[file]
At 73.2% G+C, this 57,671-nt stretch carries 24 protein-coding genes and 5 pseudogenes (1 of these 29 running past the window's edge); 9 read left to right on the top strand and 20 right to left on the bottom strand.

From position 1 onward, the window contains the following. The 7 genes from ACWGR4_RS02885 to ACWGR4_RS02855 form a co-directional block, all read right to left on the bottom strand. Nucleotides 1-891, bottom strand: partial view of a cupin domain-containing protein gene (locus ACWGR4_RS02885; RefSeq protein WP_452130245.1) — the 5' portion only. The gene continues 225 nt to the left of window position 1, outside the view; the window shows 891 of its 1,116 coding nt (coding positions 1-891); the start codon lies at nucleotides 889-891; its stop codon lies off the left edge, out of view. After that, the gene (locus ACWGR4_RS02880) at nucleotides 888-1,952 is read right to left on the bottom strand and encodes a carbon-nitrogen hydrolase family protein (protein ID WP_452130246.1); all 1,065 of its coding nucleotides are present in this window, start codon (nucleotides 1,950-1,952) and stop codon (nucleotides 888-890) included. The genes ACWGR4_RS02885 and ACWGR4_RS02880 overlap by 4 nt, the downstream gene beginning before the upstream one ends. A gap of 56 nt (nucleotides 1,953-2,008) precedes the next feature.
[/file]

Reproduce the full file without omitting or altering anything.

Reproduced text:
At 73.2% G+C, this 57,671-nt stretch carries 24 protein-coding genes and 5 pseudogenes (1 of these 29 running past the window's edge); 9 read left to right on the top strand and 20 right to left on the bottom strand.

From position 1 onward, the window contains the following. The 7 genes from ACWGR4_RS02885 to ACWGR4_RS02855 form a co-directional block, all read right to left on the bottom strand. Nucleotides 1-891, bottom strand: partial view of a cupin domain-containing protein gene (locus ACWGR4_RS02885; RefSeq protein WP_452130245.1) — the 5' portion only. The gene continues 225 nt to the left of window position 1, outside the view; the window shows 891 of its 1,116 coding nt (coding positions 1-891); the start codon lies at nucleotides 889-891; its stop codon lies off the left edge, out of view. After that, the gene (locus ACWGR4_RS02880) at nucleotides 888-1,952 is read right to left on the bottom strand and encodes a carbon-nitrogen hydrolase family protein (protein ID WP_452130246.1); all 1,065 of its coding nucleotides are present in this window, start codon (nucleotides 1,950-1,952) and stop codon (nucleotides 888-890) included. The genes ACWGR4_RS02885 and ACWGR4_RS02880 overlap by 4 nt, the downstream gene beginning before the upstream one ends. A gap of 56 nt (nucleotides 1,953-2,008) precedes the next feature.